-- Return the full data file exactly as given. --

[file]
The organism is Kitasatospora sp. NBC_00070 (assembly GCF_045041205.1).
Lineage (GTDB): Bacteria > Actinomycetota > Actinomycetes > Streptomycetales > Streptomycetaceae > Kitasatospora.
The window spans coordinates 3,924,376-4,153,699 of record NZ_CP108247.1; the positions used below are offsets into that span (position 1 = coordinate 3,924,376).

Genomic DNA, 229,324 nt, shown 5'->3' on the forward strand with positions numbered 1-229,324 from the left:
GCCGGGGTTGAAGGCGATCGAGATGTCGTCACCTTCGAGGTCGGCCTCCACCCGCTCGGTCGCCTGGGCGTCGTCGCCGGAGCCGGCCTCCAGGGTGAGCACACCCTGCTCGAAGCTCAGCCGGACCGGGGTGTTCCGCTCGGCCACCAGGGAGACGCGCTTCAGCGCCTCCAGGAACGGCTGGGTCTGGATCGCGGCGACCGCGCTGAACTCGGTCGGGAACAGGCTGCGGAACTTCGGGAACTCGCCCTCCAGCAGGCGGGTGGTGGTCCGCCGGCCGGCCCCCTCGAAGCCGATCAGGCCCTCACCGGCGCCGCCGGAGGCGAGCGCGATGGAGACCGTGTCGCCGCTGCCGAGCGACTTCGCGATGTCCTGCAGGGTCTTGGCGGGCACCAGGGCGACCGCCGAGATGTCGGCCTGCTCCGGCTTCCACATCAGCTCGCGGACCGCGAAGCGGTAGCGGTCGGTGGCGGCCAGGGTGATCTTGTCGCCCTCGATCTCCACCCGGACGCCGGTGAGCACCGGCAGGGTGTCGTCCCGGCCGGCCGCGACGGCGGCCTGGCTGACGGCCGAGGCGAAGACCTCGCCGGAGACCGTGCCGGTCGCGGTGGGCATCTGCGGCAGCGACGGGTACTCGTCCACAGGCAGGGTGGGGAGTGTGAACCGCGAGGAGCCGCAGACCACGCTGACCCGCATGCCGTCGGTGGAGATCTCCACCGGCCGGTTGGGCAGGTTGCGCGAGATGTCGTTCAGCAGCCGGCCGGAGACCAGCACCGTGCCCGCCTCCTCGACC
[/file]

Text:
The organism is Kitasatospora sp. NBC_00070 (assembly GCF_045041205.1).
Lineage (GTDB): Bacteria > Actinomycetota > Actinomycetes > Streptomycetales > Streptomycetaceae > Kitasatospora.
The window spans coordinates 3,924,376-4,153,699 of record NZ_CP108247.1; the positions used below are offsets into that span (position 1 = coordinate 3,924,376).

Genomic DNA, 229,324 nt, shown 5'->3' on the forward strand with positions numbered 1-229,324 from the left:
GCCGGGGTTGAAGGCGATCGAGATGTCGTCACCTTCGAGGTCGGCCTCCACCCGCTCGGTCGCCTGGGCGTCGTCGCCGGAGCCGGCCTCCAGGGTGAGCACACCCTGCTCGAAGCTCAGCCGGACCGGGGTGTTCCGCTCGGCCACCAGGGAGACGCGCTTCAGCGCCTCCAGGAACGGCTGGGTCTGGATCGCGGCGACCGCGCTGAACTCGGTCGGGAACAGGCTGCGGAACTTCGGGAACTCGCCCTCCAGCAGGCGGGTGGTGGTCCGCCGGCCGGCCCCCTCGAAGCCGATCAGGCCCTCACCGGCGCCGCCGGAGGCGAGCGCGATGGAGACCGTGTCGCCGCTGCCGAGCGACTTCGCGATGTCCTGCAGGGTCTTGGCGGGCACCAGGGCGACCGCCGAGATGTCGGCCTGCTCCGGCTTCCACATCAGCTCGCGGACCGCGAAGCGGTAGCGGTCGGTGGCGGCCAGGGTGATCTTGTCGCCCTCGATCTCCACCCGGACGCCGGTGAGCACCGGCAGGGTGTCGTCCCGGCCGGCCGCGACGGCGGCCTGGCTGACGGCCGAGGCGAAGACCTCGCCGGAGACCGTGCCGGTCGCGGTGGGCATCTGCGGCAGCGACGGGTACTCGTCCACAGGCAGGGTGGGGAGTGTGAACCGCGAGGAGCCGCAGACCACGCTGACCCGCATGCCGTCGGTGGAGATCTCCACCGGCCGGTTGGGCAGGTTGCGCGAGATGTCGTTCAGCAGCCGGCCGGAGACCAGCACCGTGCCCGCCTCCTCGACC